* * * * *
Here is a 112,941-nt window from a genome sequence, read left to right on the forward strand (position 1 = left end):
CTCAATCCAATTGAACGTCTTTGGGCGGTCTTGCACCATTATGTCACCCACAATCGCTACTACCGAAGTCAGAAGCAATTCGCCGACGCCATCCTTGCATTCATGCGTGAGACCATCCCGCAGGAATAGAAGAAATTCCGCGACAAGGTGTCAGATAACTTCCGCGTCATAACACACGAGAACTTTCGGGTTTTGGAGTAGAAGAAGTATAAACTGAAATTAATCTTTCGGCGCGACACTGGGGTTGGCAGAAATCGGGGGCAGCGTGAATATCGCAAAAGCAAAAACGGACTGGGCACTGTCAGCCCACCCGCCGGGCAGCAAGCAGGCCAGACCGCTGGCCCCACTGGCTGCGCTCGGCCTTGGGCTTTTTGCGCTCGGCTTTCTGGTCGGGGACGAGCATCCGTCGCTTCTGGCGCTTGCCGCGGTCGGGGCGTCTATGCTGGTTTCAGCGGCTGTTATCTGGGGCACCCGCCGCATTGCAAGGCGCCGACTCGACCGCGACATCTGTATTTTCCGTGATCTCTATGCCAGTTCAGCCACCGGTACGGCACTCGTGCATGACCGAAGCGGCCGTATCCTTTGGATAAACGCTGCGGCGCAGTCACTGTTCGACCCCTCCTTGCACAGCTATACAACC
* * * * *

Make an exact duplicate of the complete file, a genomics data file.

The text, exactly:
Here is a 112,941-nt window from a genome sequence, read left to right on the forward strand (position 1 = left end):
CTCAATCCAATTGAACGTCTTTGGGCGGTCTTGCACCATTATGTCACCCACAATCGCTACTACCGAAGTCAGAAGCAATTCGCCGACGCCATCCTTGCATTCATGCGTGAGACCATCCCGCAGGAATAGAAGAAATTCCGCGACAAGGTGTCAGATAACTTCCGCGTCATAACACACGAGAACTTTCGGGTTTTGGAGTAGAAGAAGTATAAACTGAAATTAATCTTTCGGCGCGACACTGGGGTTGGCAGAAATCGGGGGCAGCGTGAATATCGCAAAAGCAAAAACGGACTGGGCACTGTCAGCCCACCCGCCGGGCAGCAAGCAGGCCAGACCGCTGGCCCCACTGGCTGCGCTCGGCCTTGGGCTTTTTGCGCTCGGCTTTCTGGTCGGGGACGAGCATCCGTCGCTTCTGGCGCTTGCCGCGGTCGGGGCGTCTATGCTGGTTTCAGCGGCTGTTATCTGGGGCACCCGCCGCATTGCAAGGCGCCGACTCGACCGCGACATCTGTATTTTCCGTGATCTCTATGCCAGTTCAGCCACCGGTACGGCACTCGTGCATGACCGAAGCGGCCGTATCCTTTGGATAAACGCTGCGGCGCAGTCACTGTTCGACCCCTCCTTGCACAGCTATACAACC